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A common treasure by Kelley Reese
Spring 2004      

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"Yon't pie?"

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"Yon't pie?"

Those tangy, twangy East Texas words may well be the sweetest sounds I ever did hear.

Of course that's probably more to do with the fact that when Don Henley uttered them while leaning over my shoulder, the childlike joy in his voice was also visible in his twinkling, bright blue eyes.

It seemed as though eating, and sharing, Miss Betty's homemade chocolate meringue pie was the greatest pleasure this international rock star had ever had. Undoubtedly it was.

If the day I spent with Don on Caddo Lake showed me nothing else about this man, it was that he lives his life with purpose. And on purpose, he appreciates the joy offered in every moment of life.

As I declined the pie (I was already eating a healthy helping of the homemade banana pudding), this ever-professional journalist's heart melted and mind immediately jumped to wondering if my hair looked all right.

This, after all, was Don Henley — a personal hero.

I was just 17 when his commitment to preserve the environment entered my consciousness. His music had already long been part of my life.

Henley was one of the first performers to do a concert at the Cynthia Woods Mitchell Pavilion in The Woodlands in 1991. The Woodlands, at the time, was a community of about 30,000 people set in the pine forest on the north edge of Houston. It was designed as a planned community — with environmental preservation at the forefront. The forest and wildflowers were abundant and a source of pride.

And about halfway through his set, Henley sat down on the edge of the stage to talk to the audience about the beauty of the trees that surrounded us. He talked about another beautiful forest, too. This one a national treasure that was under threat of being destroyed. He had learned on CNN that a developer planned to build condominiums on Walden Pond and in the woods surrounding it.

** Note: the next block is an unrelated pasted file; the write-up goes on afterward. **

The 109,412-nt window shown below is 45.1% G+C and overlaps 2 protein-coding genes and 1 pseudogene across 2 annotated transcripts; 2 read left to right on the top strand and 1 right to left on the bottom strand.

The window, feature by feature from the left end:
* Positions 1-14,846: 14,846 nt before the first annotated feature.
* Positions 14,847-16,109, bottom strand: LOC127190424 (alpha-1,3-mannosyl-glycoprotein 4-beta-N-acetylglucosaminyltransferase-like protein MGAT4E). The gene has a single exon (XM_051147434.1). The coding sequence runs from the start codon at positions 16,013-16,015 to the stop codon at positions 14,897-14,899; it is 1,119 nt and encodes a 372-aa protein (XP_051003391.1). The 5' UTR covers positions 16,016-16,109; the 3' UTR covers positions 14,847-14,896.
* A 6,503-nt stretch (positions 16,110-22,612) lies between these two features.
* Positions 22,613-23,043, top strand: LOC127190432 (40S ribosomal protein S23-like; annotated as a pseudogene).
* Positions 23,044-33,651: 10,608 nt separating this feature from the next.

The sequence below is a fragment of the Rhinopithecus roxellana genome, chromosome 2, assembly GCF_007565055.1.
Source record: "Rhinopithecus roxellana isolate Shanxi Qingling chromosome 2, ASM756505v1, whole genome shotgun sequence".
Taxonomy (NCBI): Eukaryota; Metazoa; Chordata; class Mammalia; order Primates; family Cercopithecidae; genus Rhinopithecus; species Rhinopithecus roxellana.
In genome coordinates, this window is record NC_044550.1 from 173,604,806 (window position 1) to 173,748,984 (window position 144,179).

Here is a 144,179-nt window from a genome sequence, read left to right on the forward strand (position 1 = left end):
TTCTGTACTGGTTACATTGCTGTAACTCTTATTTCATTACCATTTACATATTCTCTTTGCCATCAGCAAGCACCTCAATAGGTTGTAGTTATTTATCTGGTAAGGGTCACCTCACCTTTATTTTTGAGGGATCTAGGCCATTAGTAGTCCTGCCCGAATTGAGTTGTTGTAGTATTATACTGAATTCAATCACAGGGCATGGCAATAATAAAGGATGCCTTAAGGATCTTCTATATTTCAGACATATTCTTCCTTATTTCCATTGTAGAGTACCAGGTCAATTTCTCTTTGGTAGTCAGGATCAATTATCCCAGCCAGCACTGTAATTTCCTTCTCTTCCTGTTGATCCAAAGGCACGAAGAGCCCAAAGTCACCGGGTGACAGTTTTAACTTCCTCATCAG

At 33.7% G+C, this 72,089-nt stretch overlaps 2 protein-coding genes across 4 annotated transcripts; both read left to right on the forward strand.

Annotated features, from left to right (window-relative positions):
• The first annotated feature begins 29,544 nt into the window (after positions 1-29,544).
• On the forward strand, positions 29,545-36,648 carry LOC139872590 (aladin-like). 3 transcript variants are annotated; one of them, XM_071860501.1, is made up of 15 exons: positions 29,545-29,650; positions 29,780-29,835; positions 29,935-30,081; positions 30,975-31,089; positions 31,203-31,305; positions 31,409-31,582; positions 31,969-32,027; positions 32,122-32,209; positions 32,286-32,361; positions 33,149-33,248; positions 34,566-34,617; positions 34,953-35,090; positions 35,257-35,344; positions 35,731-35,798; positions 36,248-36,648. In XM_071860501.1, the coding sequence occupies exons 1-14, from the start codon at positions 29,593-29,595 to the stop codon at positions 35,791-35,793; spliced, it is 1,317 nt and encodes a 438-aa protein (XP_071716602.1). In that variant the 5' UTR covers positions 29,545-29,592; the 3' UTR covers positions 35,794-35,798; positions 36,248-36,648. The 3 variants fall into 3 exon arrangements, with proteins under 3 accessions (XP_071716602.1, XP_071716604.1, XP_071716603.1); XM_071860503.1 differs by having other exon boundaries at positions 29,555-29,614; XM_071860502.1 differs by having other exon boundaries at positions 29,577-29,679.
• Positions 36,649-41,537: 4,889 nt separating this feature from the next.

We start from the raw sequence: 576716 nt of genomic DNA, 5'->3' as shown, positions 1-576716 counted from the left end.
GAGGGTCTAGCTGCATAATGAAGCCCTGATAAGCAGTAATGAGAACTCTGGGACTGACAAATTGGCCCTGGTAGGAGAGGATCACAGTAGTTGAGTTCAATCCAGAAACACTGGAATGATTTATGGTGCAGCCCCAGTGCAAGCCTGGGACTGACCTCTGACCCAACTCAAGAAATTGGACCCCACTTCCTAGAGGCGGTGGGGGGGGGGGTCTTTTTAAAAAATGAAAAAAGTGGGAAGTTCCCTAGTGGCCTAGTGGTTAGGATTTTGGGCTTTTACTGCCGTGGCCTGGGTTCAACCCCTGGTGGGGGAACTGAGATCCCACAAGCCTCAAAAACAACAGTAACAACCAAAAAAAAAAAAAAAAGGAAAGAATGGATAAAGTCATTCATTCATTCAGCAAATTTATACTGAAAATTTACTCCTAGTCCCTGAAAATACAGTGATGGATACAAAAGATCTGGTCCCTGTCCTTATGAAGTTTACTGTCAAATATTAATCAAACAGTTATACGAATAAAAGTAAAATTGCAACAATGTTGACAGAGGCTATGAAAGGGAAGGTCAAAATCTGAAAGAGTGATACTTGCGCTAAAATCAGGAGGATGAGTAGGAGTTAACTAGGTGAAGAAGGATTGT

He spoke eloquently about every person's connection to and need for nature, and our responsibilities to use nature in a way that preserves it. And he told us that after hearing that news story, he did something. He started the Walden Woods Project and, through it, with our help, our national treasure could be preserved.

By the time I was 17 my parents had already made sure I knew I had a responsibility to my community. That it wasn't just about giving back, but rather about being a part of.

Yet, Henley's words that night struck a chord that showed me the power of one idea. Yes, he was famous. And wealthy. But he still had simply heard a news story — the same way I did — and he did something about it. The same way I could. And today Walden Pond and most of the woods surrounding it are protected for posterity.

I was inspired. Henley's words moved me. His actions proved the power of the individual. My faith in the strength of humanity and the greatness of democracy has been unshakable since.

Don HenleySo, spending a day on Caddo Lake talking to Don about his latest efforts to preserve yet another environmental treasure was much more than just an assignment I would enjoy.

And while discussing the lake, his efforts, the philosophies of Henry David Thoreau and John Muir, and the current state of our environment, I was happy to the core. Purely. Simply. Happy.

I was also struck by the fact that Don truly is just a genuine Texan. Who lives a life filled with the same joys and sorrows we all have.

The impromptu tour he gave us of Linden, his hometown, on our way back to Dallas, proved that in the most touching of ways. It started when he suddenly pulled off the road and jumped out of his car to point out the spot where his junior high was. It had burned down.

We also stopped outside the house he grew up in, and the Chevy dealership where he played his first gig.

"They had two of the new long Chevys with fins out here and we set up right next to them and played. We were called the Four Speeds. It was a big deal."

Then we went to the American Legion Hall that his childhood friend has turned into a concert venue proclaiming Linden as Music City, Texas. It stands in the field where Don did his FFA ag project — he grew an acre of cucumbers and pickled them — and which today sports a T-ball diamond.

When we made it to Daingerfield, he pulled off the road again to point out the building that housed his father's NAPA Auto Parts store.

"This building next to it was the general store, and I'd come in the back door here to get fountain drinks and candy. The building's for sale, and I may buy it. Just for sentimental reasons. But I don't know. We'll see."

Henley's connection to nature and his passionate need to preserve it is linked with his father's long, painful illness before his death. And it was his parents who instilled in him an understanding of community obligation.

I believe that it is everyday people — those like my mom and dad who toil to make their lives and those of the people in their community (both friends and strangers) a little better — who are heroes deserving of my awe. My day with Don left me in awe, and profoundly aware that he deserves the moniker 'hero.'

And I suppose that's why when he offered me pie, my instinct was to wonder about my hair.


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